We are our stories
We think we know people, but we don’t know anyone until we know their stories.
We all have our unconscious biases—maybe not against Muslims, Jews or Blacks, but maybe against Southerners, Republicans or white people.
My family is Irish. Generations of oppression shaped a certain reactivity, clannishness and defensiveness regarding the wealthy. We were certainly never privileged—we are hardworking, studious people. My parents were each the first in their families to go to college, something we never took for granted. As Catholic transplants to the South, we didn’t have an easy time of it. Walking to our integrated Catholic school (Catholic mission schools integrated long before public schools), we had to run the gauntlet of the neighborhood boy throwing stones at us, yelling “dance, nigger-lovers, dance.”
So imagine my surprise when, at a West Coast Writers’ Conference, the black woman assigned to room with me mounted a vocal protest over having to room with a white Southerner. When I tried to tell her my story, she glared at me, stony-faced, and then left the room in a huff. In her eyes I was the Enemy. Period. It was disorienting and shocking, and later, funny.
I’m as guilty as anyone, much as I hate to admit it. My family prized looks and fitness, and, although I rebelled against that, I can be almost unconsciously dismissive of slovenliness. I value clear thinking and am impatient with stupidity. And so it goes, a little ticker-tape of approval, disapproval, just barely registering.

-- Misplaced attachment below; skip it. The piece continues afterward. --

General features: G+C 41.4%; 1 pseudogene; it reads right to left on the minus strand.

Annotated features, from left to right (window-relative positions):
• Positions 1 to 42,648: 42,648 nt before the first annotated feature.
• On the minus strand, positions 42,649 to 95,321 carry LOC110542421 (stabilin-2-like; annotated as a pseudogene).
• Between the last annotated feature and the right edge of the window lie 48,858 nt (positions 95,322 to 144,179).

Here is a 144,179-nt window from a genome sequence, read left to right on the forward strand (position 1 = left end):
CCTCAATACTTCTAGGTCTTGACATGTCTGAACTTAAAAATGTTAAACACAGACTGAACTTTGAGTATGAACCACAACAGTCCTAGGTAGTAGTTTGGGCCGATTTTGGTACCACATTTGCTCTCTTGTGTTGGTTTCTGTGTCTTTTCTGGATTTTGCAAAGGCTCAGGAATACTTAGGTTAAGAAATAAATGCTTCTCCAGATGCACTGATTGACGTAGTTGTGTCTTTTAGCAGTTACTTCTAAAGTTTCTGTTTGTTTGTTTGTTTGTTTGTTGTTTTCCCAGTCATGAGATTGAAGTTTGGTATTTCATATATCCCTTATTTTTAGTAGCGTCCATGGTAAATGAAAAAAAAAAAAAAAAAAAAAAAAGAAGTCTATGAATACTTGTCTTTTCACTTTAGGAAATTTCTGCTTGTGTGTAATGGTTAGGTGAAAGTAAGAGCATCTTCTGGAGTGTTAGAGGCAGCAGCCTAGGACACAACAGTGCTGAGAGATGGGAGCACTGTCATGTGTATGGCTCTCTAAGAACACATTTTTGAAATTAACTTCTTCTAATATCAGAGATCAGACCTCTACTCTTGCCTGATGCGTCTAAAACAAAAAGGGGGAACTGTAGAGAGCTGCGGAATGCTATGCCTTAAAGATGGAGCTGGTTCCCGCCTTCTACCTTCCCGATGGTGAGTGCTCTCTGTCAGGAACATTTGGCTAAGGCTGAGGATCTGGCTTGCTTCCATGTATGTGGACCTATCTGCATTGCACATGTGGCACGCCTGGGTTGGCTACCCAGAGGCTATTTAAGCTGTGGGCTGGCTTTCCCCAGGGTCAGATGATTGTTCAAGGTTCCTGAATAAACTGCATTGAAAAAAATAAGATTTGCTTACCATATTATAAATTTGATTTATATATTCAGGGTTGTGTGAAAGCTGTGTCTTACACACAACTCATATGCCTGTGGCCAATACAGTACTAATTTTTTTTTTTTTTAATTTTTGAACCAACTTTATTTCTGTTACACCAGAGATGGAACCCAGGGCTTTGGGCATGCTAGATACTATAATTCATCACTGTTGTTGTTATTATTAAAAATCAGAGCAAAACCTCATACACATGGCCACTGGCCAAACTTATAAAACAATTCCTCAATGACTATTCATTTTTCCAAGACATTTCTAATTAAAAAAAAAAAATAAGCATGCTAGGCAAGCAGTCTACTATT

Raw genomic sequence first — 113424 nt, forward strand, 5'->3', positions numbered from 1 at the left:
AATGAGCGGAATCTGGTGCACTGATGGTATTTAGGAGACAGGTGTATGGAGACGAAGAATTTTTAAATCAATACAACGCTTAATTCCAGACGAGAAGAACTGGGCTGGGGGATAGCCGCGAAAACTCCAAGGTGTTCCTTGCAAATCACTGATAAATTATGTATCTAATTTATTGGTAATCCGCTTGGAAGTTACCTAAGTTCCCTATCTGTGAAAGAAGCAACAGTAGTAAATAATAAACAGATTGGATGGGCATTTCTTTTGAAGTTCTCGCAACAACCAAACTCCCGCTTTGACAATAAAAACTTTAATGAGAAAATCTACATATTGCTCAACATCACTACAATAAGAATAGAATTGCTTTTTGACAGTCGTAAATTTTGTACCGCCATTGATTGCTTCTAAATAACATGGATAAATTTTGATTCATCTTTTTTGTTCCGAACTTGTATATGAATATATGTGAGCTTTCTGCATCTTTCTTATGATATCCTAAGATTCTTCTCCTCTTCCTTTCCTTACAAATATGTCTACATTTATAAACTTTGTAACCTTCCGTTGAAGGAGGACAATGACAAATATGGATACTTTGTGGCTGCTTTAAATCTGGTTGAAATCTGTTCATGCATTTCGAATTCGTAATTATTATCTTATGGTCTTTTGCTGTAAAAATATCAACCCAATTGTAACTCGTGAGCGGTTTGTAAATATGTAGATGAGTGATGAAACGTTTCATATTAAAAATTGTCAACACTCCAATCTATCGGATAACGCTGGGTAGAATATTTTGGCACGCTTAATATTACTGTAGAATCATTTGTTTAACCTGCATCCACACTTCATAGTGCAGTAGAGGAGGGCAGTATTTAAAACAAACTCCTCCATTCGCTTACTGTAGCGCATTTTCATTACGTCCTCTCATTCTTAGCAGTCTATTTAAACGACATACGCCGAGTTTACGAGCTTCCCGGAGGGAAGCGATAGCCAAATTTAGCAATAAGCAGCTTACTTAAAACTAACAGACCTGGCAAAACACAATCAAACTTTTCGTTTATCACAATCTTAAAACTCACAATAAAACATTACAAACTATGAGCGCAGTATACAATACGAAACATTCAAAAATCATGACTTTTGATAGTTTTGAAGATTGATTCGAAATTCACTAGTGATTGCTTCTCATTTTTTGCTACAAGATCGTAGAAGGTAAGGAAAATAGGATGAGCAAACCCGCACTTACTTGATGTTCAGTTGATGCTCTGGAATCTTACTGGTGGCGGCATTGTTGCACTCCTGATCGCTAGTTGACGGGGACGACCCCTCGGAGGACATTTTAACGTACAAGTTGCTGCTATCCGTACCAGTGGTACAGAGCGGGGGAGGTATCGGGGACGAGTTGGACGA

But all that changes when we listen to each others’ stories. In a hospital waiting room, I overhear a woman I might have dismissed talk with a friend about her grown son’s addiction, about whether she will have to throw him out of the house, and where he might end up. I recognize the anguish in her quavering voice, a recognition that closes the distance between us. In line at the crowded grocery store before a snowstorm, a grizzly man in cap and overalls, talks with his clearly aging mother. He reassures her he is bringing wood over before the storm, tells her she is welcome to stay with him. He must repeat himself 4 times at least, each time with patience and tenderness. These instances repeat as I go through my day, leaving me humbled. With each encounter, my stereotypes shatter a little, my wonder increases. I begin to see people with stereoscopic vision—as three dimensional, not just one thing.
We are all full of contradictions. And in these dire times, in our political climate, it is so easy to reduce people to one or two obvious characteristics. We do it out of fear, mostly. Instead of doing that, as a dear friend of mine teaches, we can approach each other with curiosity, compassion and courage.
I’m working on it.
Sara, this has been so very close to my own experience when I moved to the South in 1976. I was shocked and had to keep re-visiting and re-centering myself on my true values and beliefs so I would not have emotional knee-jerk reactions. We have made progress, I hope I have made progress but we have “miles to go before we sleep.”
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